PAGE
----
The Right Stuff: Representing Safety to Get Robots Out in the Real World

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Kousik, Shreyas
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Autonomous robots have the incredible potential to aid people by taking on difficult tasks and working alongside us. However, it will be difficult to trust robots in widespread deployment without knowing when they are safe. Safety can often be expressed theoretically yet suffer an imperfect translation into numerical representation. My research focuses on this gap: what are the right representations of robot safety to bridge theory and real-world deployment? For this talk, I focus on safety in collision avoidance for robot motion planning. In particular, I present Reachability-based Trajectory Design (RTD), a framework that unites theory and representation for real-time, safe robot motion planning. RTD’s foundation in theory makes it applicable to a wide variety of systems, including self-driving cars, quadrotor drones, and manipulator arms. In practice, over thousands of simulations and dozens of hardware trials, RTD has resulted in no collisions while outperforming other methods, establishing a new state of the art. My future work extends from this paradigm to enable robots to learn and adapt their own notions of safety in three ways: online adaptive dynamic model identification for safe motion planning, robust perception that is targeted towards safe control, and co-design of a robot’s perception, planning, and control algorithms to reduce overly cautious robot behavior without losing safety guarantees. In each of these future directions I seek to create and deploy the right representations to transfer theory onto hardware, to make robots do more amazing things safely.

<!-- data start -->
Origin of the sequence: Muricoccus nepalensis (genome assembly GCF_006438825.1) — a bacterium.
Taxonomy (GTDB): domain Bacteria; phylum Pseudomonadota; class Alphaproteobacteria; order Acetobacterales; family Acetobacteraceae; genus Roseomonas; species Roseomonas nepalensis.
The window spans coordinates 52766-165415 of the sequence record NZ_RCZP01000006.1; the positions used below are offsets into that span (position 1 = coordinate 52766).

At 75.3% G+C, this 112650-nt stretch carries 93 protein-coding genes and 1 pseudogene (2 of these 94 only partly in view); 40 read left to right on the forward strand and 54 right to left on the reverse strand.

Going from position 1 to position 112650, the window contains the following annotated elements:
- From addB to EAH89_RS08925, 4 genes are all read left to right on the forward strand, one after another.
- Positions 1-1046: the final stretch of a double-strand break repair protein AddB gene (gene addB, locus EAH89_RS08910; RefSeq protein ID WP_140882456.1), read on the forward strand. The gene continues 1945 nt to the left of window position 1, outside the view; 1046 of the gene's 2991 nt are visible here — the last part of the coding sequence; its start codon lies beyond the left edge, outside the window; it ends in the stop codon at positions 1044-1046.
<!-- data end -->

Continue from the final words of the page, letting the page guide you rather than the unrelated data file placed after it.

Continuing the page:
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60:14 minutes
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